By Mitchell Alexander, Northside High School
Advanced Placement (AP) courses, which prepare high school students across the nation for college-level work, will face a challenge in our area in the upcoming school year.
Virginia Advanced Study Strategies (VASS), is a non-profit group that has provided support and financial compensation to Virginia students enrolled in AP classes since its inception in 2007. Roanoke County started receiving benefits in 2010.
However, the grant Roanoke County Public Schools has through the program will expire next year.
The VASS program places focus on science, technology, engineering and mathematics (STEM).
Traditionally, teachers of supported classes would receive money based on how well their students performed, and also training during the summer.
In addition, students would receive a 100 dollar check for each exam passed. VASS would provide weekend study sessions with a lunch for students along with equipment for labs, and pay half the cost of each AP test (89 dollars).
Now, students earn only 50 dollars per exam, the VASS sessions have been shortened to half-days and no lunch is provided.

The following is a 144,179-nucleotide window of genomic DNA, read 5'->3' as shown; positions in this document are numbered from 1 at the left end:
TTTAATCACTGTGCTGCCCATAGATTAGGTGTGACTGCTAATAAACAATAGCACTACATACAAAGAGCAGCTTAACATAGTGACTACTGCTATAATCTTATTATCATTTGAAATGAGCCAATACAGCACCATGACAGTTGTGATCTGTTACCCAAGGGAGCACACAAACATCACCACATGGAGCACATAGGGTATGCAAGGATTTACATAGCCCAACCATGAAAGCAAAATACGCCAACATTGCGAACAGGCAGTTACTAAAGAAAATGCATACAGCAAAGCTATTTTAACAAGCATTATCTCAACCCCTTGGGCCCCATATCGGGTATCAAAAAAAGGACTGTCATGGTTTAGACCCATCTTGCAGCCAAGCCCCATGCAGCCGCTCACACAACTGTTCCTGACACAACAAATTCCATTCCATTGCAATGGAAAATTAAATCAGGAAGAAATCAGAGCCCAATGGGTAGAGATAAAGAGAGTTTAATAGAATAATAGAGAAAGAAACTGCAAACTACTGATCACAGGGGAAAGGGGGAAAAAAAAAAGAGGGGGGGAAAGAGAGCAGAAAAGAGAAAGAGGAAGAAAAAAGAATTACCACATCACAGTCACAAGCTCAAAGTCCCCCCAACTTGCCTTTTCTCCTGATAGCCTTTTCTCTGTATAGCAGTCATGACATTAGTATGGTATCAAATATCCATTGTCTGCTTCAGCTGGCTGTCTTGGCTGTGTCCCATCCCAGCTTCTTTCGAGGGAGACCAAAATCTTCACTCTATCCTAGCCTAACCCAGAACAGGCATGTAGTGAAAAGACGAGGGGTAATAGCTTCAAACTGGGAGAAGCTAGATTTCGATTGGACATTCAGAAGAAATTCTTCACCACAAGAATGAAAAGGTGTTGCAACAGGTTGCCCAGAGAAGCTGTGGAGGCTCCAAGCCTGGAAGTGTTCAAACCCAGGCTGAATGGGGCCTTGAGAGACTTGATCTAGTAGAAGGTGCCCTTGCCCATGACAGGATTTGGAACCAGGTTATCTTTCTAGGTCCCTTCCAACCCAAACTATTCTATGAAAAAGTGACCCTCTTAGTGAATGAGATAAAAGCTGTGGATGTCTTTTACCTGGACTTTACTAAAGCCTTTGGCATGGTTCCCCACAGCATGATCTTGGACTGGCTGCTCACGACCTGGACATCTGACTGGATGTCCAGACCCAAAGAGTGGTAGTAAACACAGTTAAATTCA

Next year, when the grant has completely expired, there will be no monetary rewards and no remedial sessions.
However, the grant is less necessary now that the county’s AP program has, according to the Collegeboard, been established as a viable and successful initiative.
Roanoke County Public Schools has been included in the Collegeboard’s AP honor roll for the past 3 years by increasing access to AP programs while simultaneously increasing the percentage of students that perform well on the AP exam.
“I think that the VASS grant losing funds will really hurt scores and students will lose an incentive to do well,” said William Byrd Senior Adam Cline, who has taken multiple AP classes. “However, a poorly financed program with limited funds won’t do much good either.”